'All or Nothing' recap: Mathieu's injury saddens Cards


In Episode Five of All or Nothing: A Season with the Arizona Cardinals, we re-lived the crushing moment Tyrann Mathieu tore his ACL for the second time in three years. The beginning of Episode Six focuses on the aftermath for a team that has become more like family.

"We have a little different bond just because of where he'd came from, where I came from," said coach Bruce Arians, his eyes watery. "I've just gotten real attached to him. It's personal with Ty. We're extremely close, all of us, but I love the kid and it's a very cold part of the business. We love and miss Ty, but we gotta go on."

Stream the Amazon Original Series "All or Nothing: A Season with the Arizona Cardinals" on Prime Video.

On the practice field, Patrick Peterson remarks that "he can't stop thinking about" Tyrann Mathieu's misfortune. Meanwhile, Carson Palmer -- he himself a two-time ACL survivor -- pedals next to the Honey Badger on a stationary bike and offers encouragement on a timetable that should get the safety back on the field by Week 1 of 2016.

Later, Palmer explains just how much Mathieu's play and spirit means to the Cardinals. Like Arians, Palmer is emotional as he talks about the Honey Badger.

"For him to get hurt, up 30 points, on a stupid pass that the other quarterback threw, that meant nothing in the game, just sucks," he says as a trainer works on his troublesome index finger.

"He's not just vital to our defense. He's vital to our entire team," the quarterback continued. "There's no bigger loss we could have had to suffer. It's another challenge for us to get over that loss and find whoever that is to step up."

But the most devastating assessment of a sad situation comes from Mathieu himself.

"I'm just disappointed because it seemed like I wasn't finished showing the world what I had," he said. "That's the hardest part about it. I wasn't done."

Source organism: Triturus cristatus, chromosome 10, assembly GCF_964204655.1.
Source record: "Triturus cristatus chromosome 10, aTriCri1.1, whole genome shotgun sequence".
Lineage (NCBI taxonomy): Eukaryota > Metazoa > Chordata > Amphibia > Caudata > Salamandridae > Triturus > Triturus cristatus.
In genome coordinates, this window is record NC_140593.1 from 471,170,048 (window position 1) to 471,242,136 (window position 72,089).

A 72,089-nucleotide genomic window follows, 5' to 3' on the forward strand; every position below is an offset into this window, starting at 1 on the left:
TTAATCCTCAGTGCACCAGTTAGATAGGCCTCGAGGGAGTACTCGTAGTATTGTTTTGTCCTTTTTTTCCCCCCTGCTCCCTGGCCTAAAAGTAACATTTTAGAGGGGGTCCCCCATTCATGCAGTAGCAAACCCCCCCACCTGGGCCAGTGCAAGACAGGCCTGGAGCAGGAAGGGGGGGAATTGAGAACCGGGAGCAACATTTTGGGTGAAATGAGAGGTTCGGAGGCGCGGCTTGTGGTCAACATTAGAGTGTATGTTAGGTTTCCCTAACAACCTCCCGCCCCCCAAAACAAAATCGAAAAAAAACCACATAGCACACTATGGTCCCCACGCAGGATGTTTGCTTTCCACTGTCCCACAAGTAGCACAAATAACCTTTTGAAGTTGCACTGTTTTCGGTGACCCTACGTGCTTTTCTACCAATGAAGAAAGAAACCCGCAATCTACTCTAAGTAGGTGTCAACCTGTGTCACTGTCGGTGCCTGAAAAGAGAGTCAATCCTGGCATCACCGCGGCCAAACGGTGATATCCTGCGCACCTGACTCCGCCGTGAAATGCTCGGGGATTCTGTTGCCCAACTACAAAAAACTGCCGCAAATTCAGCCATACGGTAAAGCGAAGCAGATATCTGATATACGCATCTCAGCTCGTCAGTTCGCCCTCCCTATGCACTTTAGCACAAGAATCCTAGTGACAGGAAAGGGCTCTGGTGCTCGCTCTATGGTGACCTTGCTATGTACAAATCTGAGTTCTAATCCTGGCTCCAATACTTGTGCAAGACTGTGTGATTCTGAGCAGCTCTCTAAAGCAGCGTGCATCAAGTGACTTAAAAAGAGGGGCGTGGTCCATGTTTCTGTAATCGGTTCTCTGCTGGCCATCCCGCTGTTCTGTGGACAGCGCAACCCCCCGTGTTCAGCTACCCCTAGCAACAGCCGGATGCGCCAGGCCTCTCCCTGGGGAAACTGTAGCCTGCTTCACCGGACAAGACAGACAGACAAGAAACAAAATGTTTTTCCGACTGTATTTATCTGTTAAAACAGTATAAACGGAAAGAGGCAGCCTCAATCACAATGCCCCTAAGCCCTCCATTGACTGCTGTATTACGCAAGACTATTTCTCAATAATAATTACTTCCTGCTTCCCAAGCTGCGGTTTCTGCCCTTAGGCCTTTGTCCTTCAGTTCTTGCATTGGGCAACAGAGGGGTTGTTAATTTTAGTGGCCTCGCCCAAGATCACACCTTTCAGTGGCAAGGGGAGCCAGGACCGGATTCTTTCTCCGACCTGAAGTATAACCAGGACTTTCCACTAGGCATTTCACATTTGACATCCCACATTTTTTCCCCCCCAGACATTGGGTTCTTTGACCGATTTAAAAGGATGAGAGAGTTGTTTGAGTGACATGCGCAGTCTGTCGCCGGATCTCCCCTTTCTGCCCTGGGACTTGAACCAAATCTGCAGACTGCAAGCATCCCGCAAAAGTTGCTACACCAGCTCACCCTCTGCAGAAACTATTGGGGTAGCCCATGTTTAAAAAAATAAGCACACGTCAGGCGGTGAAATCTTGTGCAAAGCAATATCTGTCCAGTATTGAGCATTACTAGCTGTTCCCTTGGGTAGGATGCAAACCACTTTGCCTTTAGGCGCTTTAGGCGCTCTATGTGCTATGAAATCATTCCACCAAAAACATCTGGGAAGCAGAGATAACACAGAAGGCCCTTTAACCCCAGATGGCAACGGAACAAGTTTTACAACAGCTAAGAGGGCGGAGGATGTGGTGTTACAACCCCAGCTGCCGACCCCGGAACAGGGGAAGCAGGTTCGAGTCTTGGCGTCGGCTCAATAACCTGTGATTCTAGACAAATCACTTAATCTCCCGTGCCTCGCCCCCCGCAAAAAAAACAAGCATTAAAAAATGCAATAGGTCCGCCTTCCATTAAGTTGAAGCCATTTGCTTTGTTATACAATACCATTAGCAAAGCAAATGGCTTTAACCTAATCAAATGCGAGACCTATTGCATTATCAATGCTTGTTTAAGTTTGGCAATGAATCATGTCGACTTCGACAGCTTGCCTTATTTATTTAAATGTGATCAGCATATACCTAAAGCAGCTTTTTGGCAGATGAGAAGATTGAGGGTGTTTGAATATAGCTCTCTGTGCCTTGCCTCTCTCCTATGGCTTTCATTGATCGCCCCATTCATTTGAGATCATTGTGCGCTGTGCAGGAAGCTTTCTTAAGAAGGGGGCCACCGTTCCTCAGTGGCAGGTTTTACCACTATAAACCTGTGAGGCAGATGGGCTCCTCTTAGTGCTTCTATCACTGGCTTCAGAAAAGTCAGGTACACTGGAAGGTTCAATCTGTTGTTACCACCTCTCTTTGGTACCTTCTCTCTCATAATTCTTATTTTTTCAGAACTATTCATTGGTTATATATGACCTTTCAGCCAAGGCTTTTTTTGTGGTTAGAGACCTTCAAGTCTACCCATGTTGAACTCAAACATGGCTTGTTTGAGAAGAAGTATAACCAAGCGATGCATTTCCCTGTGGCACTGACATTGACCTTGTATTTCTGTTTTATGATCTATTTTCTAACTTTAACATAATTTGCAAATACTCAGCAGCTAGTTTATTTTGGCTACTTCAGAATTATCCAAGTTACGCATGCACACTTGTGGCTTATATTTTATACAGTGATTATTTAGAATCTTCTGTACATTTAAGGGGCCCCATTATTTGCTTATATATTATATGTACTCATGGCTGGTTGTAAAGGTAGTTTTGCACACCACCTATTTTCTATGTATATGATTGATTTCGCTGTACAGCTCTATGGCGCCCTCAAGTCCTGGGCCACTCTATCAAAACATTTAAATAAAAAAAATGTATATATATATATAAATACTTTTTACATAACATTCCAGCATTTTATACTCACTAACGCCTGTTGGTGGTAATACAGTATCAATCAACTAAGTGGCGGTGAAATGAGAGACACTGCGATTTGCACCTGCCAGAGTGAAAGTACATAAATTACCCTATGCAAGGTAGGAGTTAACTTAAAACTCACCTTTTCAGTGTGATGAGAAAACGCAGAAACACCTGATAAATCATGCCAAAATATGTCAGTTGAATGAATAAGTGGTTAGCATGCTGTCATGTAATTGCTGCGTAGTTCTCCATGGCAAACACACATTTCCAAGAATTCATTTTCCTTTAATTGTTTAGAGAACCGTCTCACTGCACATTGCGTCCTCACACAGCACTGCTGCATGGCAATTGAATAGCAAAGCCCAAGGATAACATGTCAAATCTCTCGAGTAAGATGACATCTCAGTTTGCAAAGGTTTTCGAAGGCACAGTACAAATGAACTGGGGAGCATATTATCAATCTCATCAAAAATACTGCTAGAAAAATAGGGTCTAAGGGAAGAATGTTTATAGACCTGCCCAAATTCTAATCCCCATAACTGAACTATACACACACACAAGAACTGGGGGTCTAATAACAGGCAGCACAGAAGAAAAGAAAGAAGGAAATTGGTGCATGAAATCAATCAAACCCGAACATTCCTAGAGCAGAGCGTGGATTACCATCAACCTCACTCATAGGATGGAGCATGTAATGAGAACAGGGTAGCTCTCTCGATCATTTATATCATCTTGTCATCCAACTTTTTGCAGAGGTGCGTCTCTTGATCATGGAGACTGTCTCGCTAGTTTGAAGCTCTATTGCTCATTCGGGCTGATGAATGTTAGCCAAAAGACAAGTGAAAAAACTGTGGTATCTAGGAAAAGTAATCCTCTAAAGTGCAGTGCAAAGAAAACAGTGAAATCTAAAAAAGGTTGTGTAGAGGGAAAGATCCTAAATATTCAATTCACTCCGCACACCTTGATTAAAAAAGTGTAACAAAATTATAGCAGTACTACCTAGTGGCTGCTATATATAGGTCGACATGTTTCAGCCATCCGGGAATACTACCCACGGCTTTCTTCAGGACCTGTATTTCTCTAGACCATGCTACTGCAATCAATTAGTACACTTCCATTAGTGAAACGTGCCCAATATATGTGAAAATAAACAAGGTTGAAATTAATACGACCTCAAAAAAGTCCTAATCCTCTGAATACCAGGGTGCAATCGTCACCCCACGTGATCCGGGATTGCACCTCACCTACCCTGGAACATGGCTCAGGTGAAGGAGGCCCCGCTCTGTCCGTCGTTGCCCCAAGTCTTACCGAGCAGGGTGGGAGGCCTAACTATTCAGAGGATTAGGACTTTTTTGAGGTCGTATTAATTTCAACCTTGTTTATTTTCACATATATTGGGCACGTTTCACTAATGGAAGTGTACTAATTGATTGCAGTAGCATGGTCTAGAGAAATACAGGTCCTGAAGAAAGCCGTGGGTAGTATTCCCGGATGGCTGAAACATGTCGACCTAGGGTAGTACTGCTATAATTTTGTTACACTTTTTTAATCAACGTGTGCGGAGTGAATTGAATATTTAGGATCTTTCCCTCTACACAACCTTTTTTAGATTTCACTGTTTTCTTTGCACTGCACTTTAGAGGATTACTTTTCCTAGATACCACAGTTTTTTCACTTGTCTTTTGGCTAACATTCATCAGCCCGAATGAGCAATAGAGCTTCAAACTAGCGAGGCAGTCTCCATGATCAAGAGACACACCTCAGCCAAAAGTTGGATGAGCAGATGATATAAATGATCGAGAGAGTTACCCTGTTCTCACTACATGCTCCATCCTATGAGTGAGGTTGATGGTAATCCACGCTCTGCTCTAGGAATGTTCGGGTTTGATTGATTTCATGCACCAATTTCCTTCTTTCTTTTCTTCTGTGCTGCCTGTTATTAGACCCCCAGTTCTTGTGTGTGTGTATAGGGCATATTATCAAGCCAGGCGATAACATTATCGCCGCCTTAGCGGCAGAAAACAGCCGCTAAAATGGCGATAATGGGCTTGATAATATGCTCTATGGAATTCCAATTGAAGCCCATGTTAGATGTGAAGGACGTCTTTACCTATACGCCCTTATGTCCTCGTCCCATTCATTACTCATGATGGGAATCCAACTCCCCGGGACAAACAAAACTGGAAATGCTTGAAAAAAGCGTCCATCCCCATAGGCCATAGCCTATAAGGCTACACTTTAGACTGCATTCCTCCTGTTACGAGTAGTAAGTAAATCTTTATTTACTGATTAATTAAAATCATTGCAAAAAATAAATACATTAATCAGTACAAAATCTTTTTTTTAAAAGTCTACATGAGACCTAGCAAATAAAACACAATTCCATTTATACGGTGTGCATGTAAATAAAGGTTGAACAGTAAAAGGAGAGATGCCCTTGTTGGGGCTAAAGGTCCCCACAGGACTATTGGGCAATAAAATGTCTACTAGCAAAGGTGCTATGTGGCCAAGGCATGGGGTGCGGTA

With that, Mathieu stops his work on the stationary bike looks down at the floor. The enormity of his latest personal setback is still seeping in.

Elsewhere ...

» Not sure if anyone ever asked Arians the question, but you wonder why Mathieu was even in the game at the time of his injury. You can't blame anybody when something like this happens, but it did cross my mind. Do the Cardinals win the Super Bowl if they had their best defensive player on the field in the postseason?

» Love this private conversation during practice between Larry Fitzgerald and cornerbacks coach Kevin Ross: "I gotta get this ring this year. And I gotta get one more Pro Bowl, somehow, some way. I gotta get to 10. Only one other guy got to 10, you know that? The great one."

"The great one," of course, is Jerry Rice. I love seeing this side of Fitzgerald, taking pride in his personal accomplishments while being mindful of his place in history. Not a lot of serious-minded fans put stock into Pro Bowl nods, but if Larry Fitz does, that's good enough for me.

» All or Nothing, like Hard Knocks, acts as a great platform for assistant coaches. In fact, if I'm an assistant with head-coaching aspirations I'd be doing somersaults if I found out my team was being documented on either show. Ross stresses in the lead up to the Week 16 matchup against the Packers that his defensive backs must be ready for Aaron Rodgers' masterful back-shoulder throws. Cut to Sunday, as Cardinals defenders pick Rodgers off twice in a blowout win -- a fine example of preparation meeting execution.

» Dwight Freeney seems like a really good dude, not to mention a serious feather in the cap for Cardinals general manager Steve Keim. The pass rusher makes big plays week after week and provides legit veteran leadership behind the scenes. He can even cook, showing off his Jamaican roots with a brown stew chicken that is universally lauded by his line mates.

» One of my favorite scenes of the series comes when Arians arrives home on Black Monday. His job is obviously safe, but Arians -- no stranger to the NFL coaching turk -- feels for less fortunate contemporaries around the league. Arians and wife, Christine, chat in the kitchen about the perils of his business. It feels like a wholly organic conversation that would happen whether a camera was in the room or not. These are genuine people and it shines through.

Here's to three-and-oh," Arians says of the looming playoffs as the couple lift their drinks. "Three-and-oh can change our life forever."

He's not wrong.

Stream the Amazon Original Series "All or Nothing: A Season with the Arizona Cardinals" on Amazon Prime Video now at amazon.com/allornothing.